We were very impressed with the Avegant Glyph. A (non-VR) HMD that uses impressive retinal projection technology to produce an image that causes no eye-strain, no chicken wire effect and appears amazingly sharp despite the relatively low resolution.
Not content to create its own product niche, Avegant has revealed a totally new product that goes head-to-head with that (very much a prototype) marvel the Hololens. It’s called the Avegant Light Field and it’s got a lot of people very excited.
Mixed Reality Rules?
As much as we love VR here on Virtual Reality Society, it’s hard to argue with the fact that AR and MR will probably be a much more widespread technology in the long run. While immersive VR is great for a lot of in-home or professional applications, it’s not that suitable for mobile or work environments where you need spatial awareness.
Mixed reality combines a range of spatial sensors and special projection technology to create a convincing illusion that virtual and real objects share the same space. So a virtual piece of art could appear to be hanging on a very real wall.
That more complicated than it may sound and requires some way for the software to map and understand the space you’re in. When it works, it’s an amazing experience and clearly different from basic AR applications such as Pokemon GO which clumsily projects stuff over whatever’s on the screen.
The really impressive trick is something called “occlusion” where a virtual object can appear to move behind real objects in the room. New technology also allows projected objects to match the real lighting conditions in the room. It’s all very, very impressive.
The Hololens from Microsoft is a product that does this sort of thing in a HMD form-factor, but it does have some serious limits.
A “Hollow” Experience?
Mixed Reality tech has two major drawbacks: field of view and focus. Compared to a typical mobile HMD which has a field of view between 90 degrees and 110 degrees the field of view on the Hololens is tiny. This is however a key area that Microsoft is working on. (Here is a video from The Verge illustrating this)
The second problem has to do with focus. When you mix light from the real world with that projected on a 2D digital display the digital stuff won’t look like it’s merged with the real objects.
This is where the concept of a “light field” display comes in, where the same image is present at multiple focal depths. This comes with a hefty tradeoff in resolution with even the best current microdisplays, which are only 1080p. While we don’t know for sure what the resolution per eye is for the Hololens, some have speculated that it’s 500×500 pixels at best for each eye.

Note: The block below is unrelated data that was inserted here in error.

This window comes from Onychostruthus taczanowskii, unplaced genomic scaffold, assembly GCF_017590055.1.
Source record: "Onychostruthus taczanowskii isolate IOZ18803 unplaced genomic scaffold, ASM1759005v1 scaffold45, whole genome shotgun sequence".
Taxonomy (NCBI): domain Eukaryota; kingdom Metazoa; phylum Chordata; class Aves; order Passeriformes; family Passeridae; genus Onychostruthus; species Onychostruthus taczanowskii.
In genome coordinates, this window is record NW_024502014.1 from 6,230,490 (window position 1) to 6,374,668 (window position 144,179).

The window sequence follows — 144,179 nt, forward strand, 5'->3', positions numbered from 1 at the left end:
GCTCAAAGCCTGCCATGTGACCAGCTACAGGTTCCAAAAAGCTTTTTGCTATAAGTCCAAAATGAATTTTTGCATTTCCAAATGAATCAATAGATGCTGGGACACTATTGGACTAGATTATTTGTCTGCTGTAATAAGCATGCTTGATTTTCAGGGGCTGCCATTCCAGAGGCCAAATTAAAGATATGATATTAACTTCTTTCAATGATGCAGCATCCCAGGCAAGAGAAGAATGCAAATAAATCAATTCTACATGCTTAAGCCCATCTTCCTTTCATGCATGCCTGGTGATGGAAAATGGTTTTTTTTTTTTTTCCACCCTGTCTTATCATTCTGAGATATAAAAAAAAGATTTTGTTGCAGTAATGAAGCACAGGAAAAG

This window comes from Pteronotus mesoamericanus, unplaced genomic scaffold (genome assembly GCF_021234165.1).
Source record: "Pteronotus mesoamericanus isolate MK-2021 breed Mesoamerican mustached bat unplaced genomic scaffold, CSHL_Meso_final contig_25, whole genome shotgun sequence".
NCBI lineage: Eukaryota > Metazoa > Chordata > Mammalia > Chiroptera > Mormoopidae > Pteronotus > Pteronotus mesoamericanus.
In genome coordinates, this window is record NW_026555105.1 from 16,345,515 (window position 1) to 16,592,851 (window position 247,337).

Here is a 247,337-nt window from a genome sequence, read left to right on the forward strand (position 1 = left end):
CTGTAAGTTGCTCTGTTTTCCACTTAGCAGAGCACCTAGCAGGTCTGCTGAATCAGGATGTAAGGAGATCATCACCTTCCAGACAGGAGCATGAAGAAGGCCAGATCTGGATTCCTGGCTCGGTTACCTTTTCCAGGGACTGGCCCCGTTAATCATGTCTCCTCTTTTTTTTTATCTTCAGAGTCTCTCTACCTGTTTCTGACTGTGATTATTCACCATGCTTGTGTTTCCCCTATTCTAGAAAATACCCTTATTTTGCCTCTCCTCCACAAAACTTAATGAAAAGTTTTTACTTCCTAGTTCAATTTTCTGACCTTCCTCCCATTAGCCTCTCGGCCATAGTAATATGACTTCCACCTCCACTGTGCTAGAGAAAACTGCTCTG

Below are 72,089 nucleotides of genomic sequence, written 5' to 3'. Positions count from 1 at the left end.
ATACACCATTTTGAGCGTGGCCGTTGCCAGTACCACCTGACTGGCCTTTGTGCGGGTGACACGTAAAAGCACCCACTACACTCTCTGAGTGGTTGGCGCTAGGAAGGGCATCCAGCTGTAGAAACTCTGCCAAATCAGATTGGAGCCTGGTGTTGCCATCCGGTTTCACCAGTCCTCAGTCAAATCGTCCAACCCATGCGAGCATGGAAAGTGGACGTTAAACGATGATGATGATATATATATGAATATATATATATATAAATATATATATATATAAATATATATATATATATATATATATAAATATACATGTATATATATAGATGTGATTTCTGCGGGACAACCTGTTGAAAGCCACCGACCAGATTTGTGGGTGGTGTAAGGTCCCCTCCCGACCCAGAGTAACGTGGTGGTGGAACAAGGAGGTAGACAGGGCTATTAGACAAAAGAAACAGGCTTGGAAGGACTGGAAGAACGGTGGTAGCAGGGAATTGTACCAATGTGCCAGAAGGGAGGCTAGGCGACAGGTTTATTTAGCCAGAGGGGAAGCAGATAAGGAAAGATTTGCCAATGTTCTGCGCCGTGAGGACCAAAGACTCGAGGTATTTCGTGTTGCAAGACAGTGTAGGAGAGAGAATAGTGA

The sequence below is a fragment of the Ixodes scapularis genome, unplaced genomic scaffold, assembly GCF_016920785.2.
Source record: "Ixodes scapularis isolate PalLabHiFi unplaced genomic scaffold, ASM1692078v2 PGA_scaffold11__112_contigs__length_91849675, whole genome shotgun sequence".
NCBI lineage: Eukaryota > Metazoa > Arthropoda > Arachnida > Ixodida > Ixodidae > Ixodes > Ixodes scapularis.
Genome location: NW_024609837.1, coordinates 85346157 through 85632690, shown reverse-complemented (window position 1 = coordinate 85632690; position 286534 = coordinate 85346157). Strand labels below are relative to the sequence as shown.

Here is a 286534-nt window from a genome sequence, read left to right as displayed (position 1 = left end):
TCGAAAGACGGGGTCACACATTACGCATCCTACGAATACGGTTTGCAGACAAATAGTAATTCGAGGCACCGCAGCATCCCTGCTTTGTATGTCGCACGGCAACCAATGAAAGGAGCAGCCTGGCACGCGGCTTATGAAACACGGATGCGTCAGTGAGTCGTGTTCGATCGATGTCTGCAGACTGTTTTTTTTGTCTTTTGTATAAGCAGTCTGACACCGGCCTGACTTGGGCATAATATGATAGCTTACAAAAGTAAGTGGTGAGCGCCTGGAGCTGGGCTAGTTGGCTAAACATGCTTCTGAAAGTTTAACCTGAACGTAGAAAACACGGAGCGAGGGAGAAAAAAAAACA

That is, if the technology in the Hololens even works the way that people think it does. After all, you can’t buy one and Microsoft has been pretty tight-lipped about the technical details.
Avegant Takes the Gloves Off
The Avegant Light Field, as the name suggests, explicitly uses light field technology to create the illusion of mixed reality. If you go to the product’s site you’ll find a number of links to independent account of the experience.
Avegant cleverly invited journalists from some of the bigger tech outlets to try the device and then report what they saw. This is smart because there’s no real way to convey the technology with screenshots or videos.
From the various accounts we’ve seen the first and most important thing to not is that the Avegant solution has a much wider field of view than the Hololens. It seems to be around the 100-degree mark, which matches up to many VR HMDs. It should be noted that this is unconfirmed.
Journalists who have tried it also say that they can freely focus throughout the light field on any object seamlessly. Even more impressive, the demo shown to these individuals clearly had great occlusion. For example, virtual fish would swim around office furniture.
Although this is a tightly-controlled demo and we don’t know how much is real-time and not pre-baked, it seems clear that Avegant have leapfrogged what Microsoft has shown us so far.
However, this is not the first time we’ve seen a promise of what Avegant has delivered. Although they keep a low profile, we still have to see the hardware and software from Magic Leap. Their mockups and demos also show occlusion and free focus with (apparently) light field tech not too far from Avegant’s. The difference is that Avegant has clearly solved the hardware issue, something that Magic Leap has said they are still working on.
Let the Games Begin
This reveal by Avegant of a working prototype that seems to live up to the promise of the Hololens, except right now. Which means the pressure is both on Microsoft and quieter players such as Magic Leap to push ahead with their schedules or, in case this is better than what they have under wraps, quickly scramble to reinvent their product.
There’s still the issue of immediate hype as well and details still need to come to light. For example, Techcrunch says the field of view isn’t much better than Hololens, whilst Engadget says it’s enormous.
Without first-hand experience it’s hard to say who is right, but one thing we can’t doubt is that the game is on and realistic mixed reality hardware could be heading towards the hands of consumers sooner than we think.